After only a couple of minor film parts, including the “blaxploitation” film, Black Belt Jones(1974), she nabbed the role of “Florence Johnston”. The maid was initially set up as a mere one-shot guest part but Marla showed the character’s potential. And, so it came to be that “Florence Johnston” became THE scene-stealing foil to Sherman Hemsley‘s equally mouthy, money-minded “George Jefferson”. Until the show became a certified hit, Marla cautiously kept her job with the Airlines. With wisecracks and Emmy nominations (totaling 5) a plenty, however, Marla never had to look back. The role of “Florence” was a natural for a spin-off series and it happened with the sitcom, Checking In (1981), in which the character becomes a housekeeper for a very swanky hotel. The show was harmed, however, by a writer’s strike before it could gain a core audience. Fortunately for Marla, she was ushered right back into the Jefferson household following its quick demise (four episodes). Two months after the last “Jeffersons” episode aired in July of 1985, “227” was included in that year’s fall schedule.

Daughter Angela Elayne Gibbs produced an award-winning play by Christine Houstonentitled “227”, with Marla as the lead, at Marla’s own local Crossroads Theatre, which the actress founded in 1981. The play was a solid hit and Marla wisely purchased the TV rights. Once “The Jeffersons” was over, she pushed for “227” as a sitcom vehicle. Producer Norman Lear gave it the green light and Marla settled right back in for another popular series ride (for NBC), this time as resident gossip “Mary Jenkins”, whose demeanor was warmer and more approachable than the feisty “Florence” character. This series, which featured spitfire Jackée Harry as vampish neighbor, “Sandra”, ran for five years.

An eight-time NAACP Image Award winner, Marla has received several honors over the years, including Essence Woman of the Year. She has not carried a series since “227”, but has been seen from time to time on other popular shows, including ER (1994), Cold Case(2003), Chappelle’s Show (2003), Judging Amy (1999), Touched by an Angel (1994), The King of Queens (1998) and Dawson’s Creek (1998). She has also had recurring roles on daytime (Passions (1999)) as well as prime-time (Pryor’s Place (1984), The Hughleys(1998)) and gave a knowing portrayal as Natalie Cole‘s mother in the heart-warming TV movie, Lily in Winter (1994).

In later years, Marla turned up again on the big screen with plucky roles in Up Against the Wall (1991), The Meteor Man (1993), Lost & Found (1999), Foolish (1999), Border to Border (1998), The Brothers (2001), and standout roles in The Visit (2000) and Stanley’s Gig (2000).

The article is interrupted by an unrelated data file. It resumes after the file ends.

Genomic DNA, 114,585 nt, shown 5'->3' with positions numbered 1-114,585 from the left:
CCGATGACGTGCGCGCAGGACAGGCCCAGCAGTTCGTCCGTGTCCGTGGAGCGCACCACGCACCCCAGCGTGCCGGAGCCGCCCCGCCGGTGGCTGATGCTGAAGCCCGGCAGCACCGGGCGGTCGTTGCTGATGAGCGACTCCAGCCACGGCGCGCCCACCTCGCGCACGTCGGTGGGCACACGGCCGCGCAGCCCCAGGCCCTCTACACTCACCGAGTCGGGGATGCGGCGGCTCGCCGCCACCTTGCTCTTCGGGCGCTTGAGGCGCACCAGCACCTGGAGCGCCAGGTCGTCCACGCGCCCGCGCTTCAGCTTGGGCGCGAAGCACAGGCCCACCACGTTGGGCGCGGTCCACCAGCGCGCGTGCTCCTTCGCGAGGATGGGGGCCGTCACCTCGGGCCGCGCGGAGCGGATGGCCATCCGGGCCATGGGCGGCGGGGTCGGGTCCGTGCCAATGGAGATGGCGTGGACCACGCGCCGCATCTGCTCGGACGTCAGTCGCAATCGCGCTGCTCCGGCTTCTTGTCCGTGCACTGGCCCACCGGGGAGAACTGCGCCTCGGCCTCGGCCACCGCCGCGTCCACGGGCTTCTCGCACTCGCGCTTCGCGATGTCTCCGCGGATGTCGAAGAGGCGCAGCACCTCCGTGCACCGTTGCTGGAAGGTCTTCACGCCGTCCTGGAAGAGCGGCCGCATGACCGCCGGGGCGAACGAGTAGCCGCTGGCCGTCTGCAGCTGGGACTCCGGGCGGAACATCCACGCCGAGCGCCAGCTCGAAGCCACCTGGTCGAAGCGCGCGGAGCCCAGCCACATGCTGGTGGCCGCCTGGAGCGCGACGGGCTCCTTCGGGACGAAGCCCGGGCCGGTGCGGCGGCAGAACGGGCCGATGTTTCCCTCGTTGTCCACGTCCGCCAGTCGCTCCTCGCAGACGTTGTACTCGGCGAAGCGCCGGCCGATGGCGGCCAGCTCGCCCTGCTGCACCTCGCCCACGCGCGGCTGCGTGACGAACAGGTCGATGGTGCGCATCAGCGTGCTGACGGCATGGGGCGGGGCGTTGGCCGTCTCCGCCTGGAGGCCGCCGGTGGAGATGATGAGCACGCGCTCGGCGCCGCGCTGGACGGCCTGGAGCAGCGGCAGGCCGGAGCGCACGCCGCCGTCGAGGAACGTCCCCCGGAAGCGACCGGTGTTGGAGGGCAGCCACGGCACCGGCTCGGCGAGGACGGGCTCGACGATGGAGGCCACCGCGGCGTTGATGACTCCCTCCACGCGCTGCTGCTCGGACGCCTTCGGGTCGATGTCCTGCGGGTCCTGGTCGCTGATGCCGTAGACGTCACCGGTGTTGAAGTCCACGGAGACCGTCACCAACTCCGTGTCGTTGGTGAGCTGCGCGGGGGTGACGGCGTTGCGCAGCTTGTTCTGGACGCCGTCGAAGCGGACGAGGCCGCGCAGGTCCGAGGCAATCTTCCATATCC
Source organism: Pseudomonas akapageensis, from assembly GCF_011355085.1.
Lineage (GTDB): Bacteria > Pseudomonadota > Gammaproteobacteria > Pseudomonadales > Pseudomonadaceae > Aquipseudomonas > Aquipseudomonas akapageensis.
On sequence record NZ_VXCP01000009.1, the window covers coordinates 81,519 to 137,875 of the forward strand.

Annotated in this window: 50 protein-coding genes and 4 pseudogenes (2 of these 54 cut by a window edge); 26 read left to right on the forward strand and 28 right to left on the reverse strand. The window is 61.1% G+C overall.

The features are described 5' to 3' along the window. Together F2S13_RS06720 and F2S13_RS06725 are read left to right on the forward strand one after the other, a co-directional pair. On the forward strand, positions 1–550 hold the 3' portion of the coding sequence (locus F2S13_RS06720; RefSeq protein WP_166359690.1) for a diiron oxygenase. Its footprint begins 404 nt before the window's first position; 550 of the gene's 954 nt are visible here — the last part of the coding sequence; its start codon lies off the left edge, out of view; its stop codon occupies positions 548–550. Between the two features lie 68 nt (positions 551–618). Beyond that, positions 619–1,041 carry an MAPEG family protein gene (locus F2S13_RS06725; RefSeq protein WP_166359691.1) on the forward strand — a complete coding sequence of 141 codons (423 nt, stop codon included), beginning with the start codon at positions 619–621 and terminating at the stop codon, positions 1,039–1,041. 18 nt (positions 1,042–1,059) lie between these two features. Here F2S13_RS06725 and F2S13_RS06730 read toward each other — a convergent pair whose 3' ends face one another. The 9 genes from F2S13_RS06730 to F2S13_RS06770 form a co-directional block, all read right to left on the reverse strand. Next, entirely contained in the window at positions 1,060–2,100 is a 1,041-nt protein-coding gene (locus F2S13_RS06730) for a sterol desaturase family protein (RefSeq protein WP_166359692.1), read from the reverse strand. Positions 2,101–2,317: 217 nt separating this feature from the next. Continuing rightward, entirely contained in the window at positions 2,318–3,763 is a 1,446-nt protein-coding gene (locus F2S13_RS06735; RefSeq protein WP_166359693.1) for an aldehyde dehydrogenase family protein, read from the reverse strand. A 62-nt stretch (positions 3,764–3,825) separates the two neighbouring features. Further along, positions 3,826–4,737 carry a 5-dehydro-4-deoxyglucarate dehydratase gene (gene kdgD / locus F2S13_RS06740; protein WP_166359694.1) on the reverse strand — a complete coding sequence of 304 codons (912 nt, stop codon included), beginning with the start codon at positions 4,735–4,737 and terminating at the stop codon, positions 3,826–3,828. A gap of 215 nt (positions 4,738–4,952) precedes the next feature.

Elsewhere, Marla’s voice has been heard on the animated TV series, 101 Dalmatians: The Series (1997) and, in addition to acting, sang the theme song to the film, Stanley’s Gig(2000), “In the Memory of You”, which will be included on a CD, entitled “Scenes In Jazz”. Marla owned a jazz club for some time in South Central L.A. called “Marla’s Memory Lane, a jazz and supper club that ran from 1981 to 1999. She released her own CD of music, “It’s Never Too Late”, in May 2006, and co-wrote with Ray Colcord, the theme song to her starring series, 227 (1985).

Marla’s older sister, Susie Garrett, who co-starred on the hit sitcom, Punky Brewster(1984), died of cancer in 2002. Fully recovered after suffering a small aneurysm and stroke a few years ago, the actress recently performed in the comedy play, “Boeing-Boeing”, in Kansas City, a role created on film by the equally sarcastic Thelma Ritter, back in the 1960s.

– IMDb Mini Biography By: Gary Brumburgh / gr-home@pacbell.net

Pooja Batra

Pooja Batra was born in India to an army officer and his wife. Early in life she showed grit and determination winning multiple track and field events on a national level. She shot to fame when she was crowned Miss India in 1993. She quickly went on to become one of the top supermodels in India walking the ramp in over 250 fashion shows in India and abroad. Soon, Pooja set her sights on pursuing an acting career. In 1997, her first feature film Virasat (1997) sky-rocketed her to instant stardom with stupendous box office earnings and got her critical acclaim. For her portrayal of the betrayed lover in Virasat(1997), she won the Zee Cine Award for the Best Supporting Actress and was nominated for Best Supporting Actress at the Filmfare Awards. This was followed by her second film Bhai (1997) which was also a box office hit confirming her appeal to the masses. She has subsequently starred in over twenty films including Dil Ne Phir Yaad Kiya (2001) and Haseena Maan Jaayegi (1999), establishing herself as an accomplished actress. Her latest film Taj Mahal: An Eternal Love Story (2005), in which she portrays Queen Noorjehan, is a highly anticipated film to be released in mid 2005 on the 351st anniversary of the Taj Mahal. Pooja maintains homes in Bombay and Los Angeles.

– IMDb Mini Biography By: Anonymous

Spouse (1)

Sonu Ahluwalia (9 February 2003 – present) ( filed for divorce)

 

Trivia (22)

Miss India 1993.
Almost joined the Indian Air Force as a pilot.
Launched and was spokesperson for Head & Shoulders in India.
Was the most sought after catwalk model and has walked the ramp in over 250 fashion shows in India and overseas.
Graduated from the prestigious Fergusson College in Pune, India, majoring in Economics.
Has an MBA in marketing from Symbiosis College, Pune, India.
She created a sensation when she first appeared in her first film Virasat which shot her to instant fame & critical acclaim.
Her film Bhai (1997) was a box office hit. She was paired with Sunil Shetty. They were cast in three more films together: Farz (2001), Kuch Khatti Kuch Meethi (2001) and Ittefaq (2001).
She was paired opposite Sanjay Dutt in Haseena Maan Jaayegi (1999) which was the biggest box office hit of 1999.
After Virasat (1997), Director Priyadarshan cast her in three more films: Megham (1999), Chandralekha (1997) and Kashmakash.
She was nominated for Filmfare, Screen, Sansui and Zee Awards for the Best Supporting Actress in the film Virasat (1997). She won the Sansui Award for the Best Supporting Actress in 1997.